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Northwestern landed a transfer on Wednesday as former Boston College wing A.J. Turner pledged to the Wildcats, a source confirmed to NBCSports.com.

The 6-foot-7 Turner just finished his sophomore season with the Golden Eagles as he averaged 8.4 points, 3.3 rebounds and 3.0 assists per game. A well-rounded wing who also shot 37 percent from three-point range, Turner will have to sit out one season due to NCAA transfer regulations before getting two more years of eligibility.

With Scottie Lindsay and Vic Law only having limited time left in Evanston, Turner provides a bit of insurance on the wing for the Wildcats for the future as he’s a proven rotation player coming from the ACC.

Oakland’s Greg Kampe hosting charity golf event with big-name coaches

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Oakland head coach Greg Kampe hosted a successful charity event for cancer research two years ago by allowing people to bid online to play a round of golf with some of college basketball’s best coaches.

Kampe is back again this year as he’s hoping to eventually raise $1 million for the American Cancer Society.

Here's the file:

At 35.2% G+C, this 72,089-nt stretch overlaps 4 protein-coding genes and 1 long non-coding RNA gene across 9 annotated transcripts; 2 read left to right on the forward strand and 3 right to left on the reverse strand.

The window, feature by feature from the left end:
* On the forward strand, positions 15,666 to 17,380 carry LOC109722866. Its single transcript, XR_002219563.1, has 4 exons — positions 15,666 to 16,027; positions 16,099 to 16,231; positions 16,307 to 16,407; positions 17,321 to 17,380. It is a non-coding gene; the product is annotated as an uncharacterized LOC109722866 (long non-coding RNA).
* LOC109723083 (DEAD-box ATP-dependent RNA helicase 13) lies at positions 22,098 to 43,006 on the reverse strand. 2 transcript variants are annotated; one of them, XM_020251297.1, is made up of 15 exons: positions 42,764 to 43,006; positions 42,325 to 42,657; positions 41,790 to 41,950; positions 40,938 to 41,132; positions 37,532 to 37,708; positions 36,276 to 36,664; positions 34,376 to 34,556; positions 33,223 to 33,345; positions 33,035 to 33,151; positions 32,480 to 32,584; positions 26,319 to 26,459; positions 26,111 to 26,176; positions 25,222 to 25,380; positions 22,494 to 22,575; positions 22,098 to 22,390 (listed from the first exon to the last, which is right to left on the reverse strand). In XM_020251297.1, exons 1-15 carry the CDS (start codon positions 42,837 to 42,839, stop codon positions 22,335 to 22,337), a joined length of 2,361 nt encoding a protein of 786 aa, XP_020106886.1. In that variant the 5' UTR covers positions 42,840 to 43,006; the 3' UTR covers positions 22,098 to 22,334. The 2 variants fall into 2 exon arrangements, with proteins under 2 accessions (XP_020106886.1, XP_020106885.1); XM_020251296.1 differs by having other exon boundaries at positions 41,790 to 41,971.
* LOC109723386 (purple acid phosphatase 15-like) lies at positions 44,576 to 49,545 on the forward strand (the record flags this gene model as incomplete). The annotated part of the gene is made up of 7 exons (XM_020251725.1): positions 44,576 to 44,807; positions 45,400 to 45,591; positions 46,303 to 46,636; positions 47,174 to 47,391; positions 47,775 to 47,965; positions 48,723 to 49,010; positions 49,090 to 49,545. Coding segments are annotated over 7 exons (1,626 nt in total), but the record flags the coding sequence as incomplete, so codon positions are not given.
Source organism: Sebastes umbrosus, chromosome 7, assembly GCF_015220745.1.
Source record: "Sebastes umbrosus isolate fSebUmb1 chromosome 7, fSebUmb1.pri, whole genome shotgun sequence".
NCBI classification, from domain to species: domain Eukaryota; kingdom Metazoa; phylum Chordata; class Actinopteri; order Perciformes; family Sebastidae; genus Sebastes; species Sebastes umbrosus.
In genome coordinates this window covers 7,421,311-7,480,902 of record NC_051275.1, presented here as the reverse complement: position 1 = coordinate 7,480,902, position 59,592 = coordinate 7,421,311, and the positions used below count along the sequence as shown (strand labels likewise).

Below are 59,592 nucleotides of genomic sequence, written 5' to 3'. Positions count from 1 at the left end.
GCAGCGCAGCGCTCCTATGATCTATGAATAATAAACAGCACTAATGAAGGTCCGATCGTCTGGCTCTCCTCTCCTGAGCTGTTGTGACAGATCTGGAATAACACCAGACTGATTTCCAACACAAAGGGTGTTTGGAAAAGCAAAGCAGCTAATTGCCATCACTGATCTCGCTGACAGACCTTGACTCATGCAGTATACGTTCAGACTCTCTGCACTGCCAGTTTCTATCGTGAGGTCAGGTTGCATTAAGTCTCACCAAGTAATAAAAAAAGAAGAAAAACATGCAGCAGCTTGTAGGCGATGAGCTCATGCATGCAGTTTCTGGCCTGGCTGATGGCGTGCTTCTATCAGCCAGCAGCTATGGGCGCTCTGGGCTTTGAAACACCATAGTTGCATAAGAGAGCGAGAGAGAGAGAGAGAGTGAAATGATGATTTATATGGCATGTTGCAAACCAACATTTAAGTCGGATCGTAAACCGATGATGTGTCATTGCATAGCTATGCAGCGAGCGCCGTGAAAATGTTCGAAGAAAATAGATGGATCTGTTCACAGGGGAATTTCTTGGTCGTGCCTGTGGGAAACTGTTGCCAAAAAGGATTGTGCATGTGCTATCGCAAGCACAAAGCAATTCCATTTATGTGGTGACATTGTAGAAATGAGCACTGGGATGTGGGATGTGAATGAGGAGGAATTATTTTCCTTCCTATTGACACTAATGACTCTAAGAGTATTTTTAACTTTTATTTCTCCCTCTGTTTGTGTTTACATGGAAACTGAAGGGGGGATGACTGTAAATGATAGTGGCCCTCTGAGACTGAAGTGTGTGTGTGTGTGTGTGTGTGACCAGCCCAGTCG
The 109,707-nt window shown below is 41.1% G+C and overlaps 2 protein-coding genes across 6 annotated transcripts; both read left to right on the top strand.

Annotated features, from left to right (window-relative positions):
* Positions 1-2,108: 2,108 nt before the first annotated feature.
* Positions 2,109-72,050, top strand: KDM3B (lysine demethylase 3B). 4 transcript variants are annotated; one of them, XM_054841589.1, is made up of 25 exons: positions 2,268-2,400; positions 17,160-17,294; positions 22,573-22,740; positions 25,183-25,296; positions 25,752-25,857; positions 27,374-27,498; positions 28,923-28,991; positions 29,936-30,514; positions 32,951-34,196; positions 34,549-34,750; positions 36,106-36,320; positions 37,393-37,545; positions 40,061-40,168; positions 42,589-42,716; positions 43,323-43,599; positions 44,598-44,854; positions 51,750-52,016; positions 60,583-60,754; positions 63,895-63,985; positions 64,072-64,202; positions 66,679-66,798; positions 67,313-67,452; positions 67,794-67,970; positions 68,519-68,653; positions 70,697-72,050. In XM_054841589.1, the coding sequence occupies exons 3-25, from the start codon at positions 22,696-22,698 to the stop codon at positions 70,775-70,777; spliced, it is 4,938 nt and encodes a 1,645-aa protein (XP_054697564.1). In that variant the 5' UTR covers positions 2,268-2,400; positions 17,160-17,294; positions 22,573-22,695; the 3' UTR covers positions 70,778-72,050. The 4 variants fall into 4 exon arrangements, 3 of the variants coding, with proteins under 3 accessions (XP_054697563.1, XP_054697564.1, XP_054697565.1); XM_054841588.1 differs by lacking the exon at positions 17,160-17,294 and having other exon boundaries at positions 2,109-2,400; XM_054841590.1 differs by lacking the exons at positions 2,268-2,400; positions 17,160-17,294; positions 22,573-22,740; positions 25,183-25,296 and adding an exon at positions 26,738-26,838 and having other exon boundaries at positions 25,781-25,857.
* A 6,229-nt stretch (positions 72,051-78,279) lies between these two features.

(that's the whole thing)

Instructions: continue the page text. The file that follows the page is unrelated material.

According to a report from Mark Snyder of the Detroit Free Press, Kampe has 11 high-profile names that fans can play with this year.

  • Tom Izzo, Michigan State
  • Frank Martin, South Carolina
  • Rick Barnes, Tennessee
  • Mick Cronin, Cincinnati
  • Chris Holtmann, Butler
  • Kevin Willard, Seton Hall
  • Greg Kampe, Oakland
  • Stan Van Gundy, Detroit Pistons
  • Steve Lavin
  • Fran Fraschilla
  • Bill Raftery

Fans can find more details about the auctions and all of the details here.

The minimum bid is $15,000 per coach. A “buy now” bid of $24,000 is also available.

Each round includes the following, according to the event’s website:

Up for auction will be 11 spectacular packages, featuring a private dinner with elite basketball coaches and VIPs, a one night stay at MotorCity Casino Hotel on Sunday, June 4, and an afternoon of golf on Monday, June 5 at Oakland Hills Country Club on the South Course. The winning bidders and their two guests will round out the foursomes with their selected VIP: Rick Barnes, Mick Cronin, Fran Fraschilla, Chris Holtmann, Tom Izzo, Greg Kampe, Steve Lavin, Frank Martin, Bill Raftery, Stan Van Gundy, or Kevin Willard.